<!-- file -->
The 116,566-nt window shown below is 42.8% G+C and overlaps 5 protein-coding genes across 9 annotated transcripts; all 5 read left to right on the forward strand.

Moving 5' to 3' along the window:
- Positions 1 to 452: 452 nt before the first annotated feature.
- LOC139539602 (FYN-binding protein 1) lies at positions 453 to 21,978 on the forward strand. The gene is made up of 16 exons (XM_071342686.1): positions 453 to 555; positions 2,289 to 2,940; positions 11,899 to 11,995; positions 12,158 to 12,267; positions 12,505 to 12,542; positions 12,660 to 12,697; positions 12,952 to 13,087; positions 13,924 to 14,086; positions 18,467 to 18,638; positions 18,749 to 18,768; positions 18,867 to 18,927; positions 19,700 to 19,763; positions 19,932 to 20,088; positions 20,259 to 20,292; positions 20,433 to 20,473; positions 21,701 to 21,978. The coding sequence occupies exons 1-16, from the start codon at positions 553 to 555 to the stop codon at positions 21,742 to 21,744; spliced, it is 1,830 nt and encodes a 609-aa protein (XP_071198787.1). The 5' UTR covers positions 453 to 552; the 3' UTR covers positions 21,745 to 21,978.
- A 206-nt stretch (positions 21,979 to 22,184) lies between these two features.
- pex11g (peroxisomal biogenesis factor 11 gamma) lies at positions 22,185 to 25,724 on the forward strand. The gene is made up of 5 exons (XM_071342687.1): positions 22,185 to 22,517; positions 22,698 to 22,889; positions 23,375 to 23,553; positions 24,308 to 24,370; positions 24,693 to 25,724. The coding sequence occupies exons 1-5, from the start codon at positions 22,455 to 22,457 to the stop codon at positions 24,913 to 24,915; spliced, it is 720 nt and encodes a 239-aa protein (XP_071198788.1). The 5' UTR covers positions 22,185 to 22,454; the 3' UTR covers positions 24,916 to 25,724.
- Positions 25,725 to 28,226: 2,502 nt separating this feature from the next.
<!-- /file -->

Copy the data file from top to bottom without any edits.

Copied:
The 116,566-nt window shown below is 42.8% G+C and overlaps 5 protein-coding genes across 9 annotated transcripts; all 5 read left to right on the forward strand.

Moving 5' to 3' along the window:
- Positions 1 to 452: 452 nt before the first annotated feature.
- LOC139539602 (FYN-binding protein 1) lies at positions 453 to 21,978 on the forward strand. The gene is made up of 16 exons (XM_071342686.1): positions 453 to 555; positions 2,289 to 2,940; positions 11,899 to 11,995; positions 12,158 to 12,267; positions 12,505 to 12,542; positions 12,660 to 12,697; positions 12,952 to 13,087; positions 13,924 to 14,086; positions 18,467 to 18,638; positions 18,749 to 18,768; positions 18,867 to 18,927; positions 19,700 to 19,763; positions 19,932 to 20,088; positions 20,259 to 20,292; positions 20,433 to 20,473; positions 21,701 to 21,978. The coding sequence occupies exons 1-16, from the start codon at positions 553 to 555 to the stop codon at positions 21,742 to 21,744; spliced, it is 1,830 nt and encodes a 609-aa protein (XP_071198787.1). The 5' UTR covers positions 453 to 552; the 3' UTR covers positions 21,745 to 21,978.
- A 206-nt stretch (positions 21,979 to 22,184) lies between these two features.
- pex11g (peroxisomal biogenesis factor 11 gamma) lies at positions 22,185 to 25,724 on the forward strand. The gene is made up of 5 exons (XM_071342687.1): positions 22,185 to 22,517; positions 22,698 to 22,889; positions 23,375 to 23,553; positions 24,308 to 24,370; positions 24,693 to 25,724. The coding sequence occupies exons 1-5, from the start codon at positions 22,455 to 22,457 to the stop codon at positions 24,913 to 24,915; spliced, it is 720 nt and encodes a 239-aa protein (XP_071198788.1). The 5' UTR covers positions 22,185 to 22,454; the 3' UTR covers positions 24,916 to 25,724.
- Positions 25,725 to 28,226: 2,502 nt separating this feature from the next.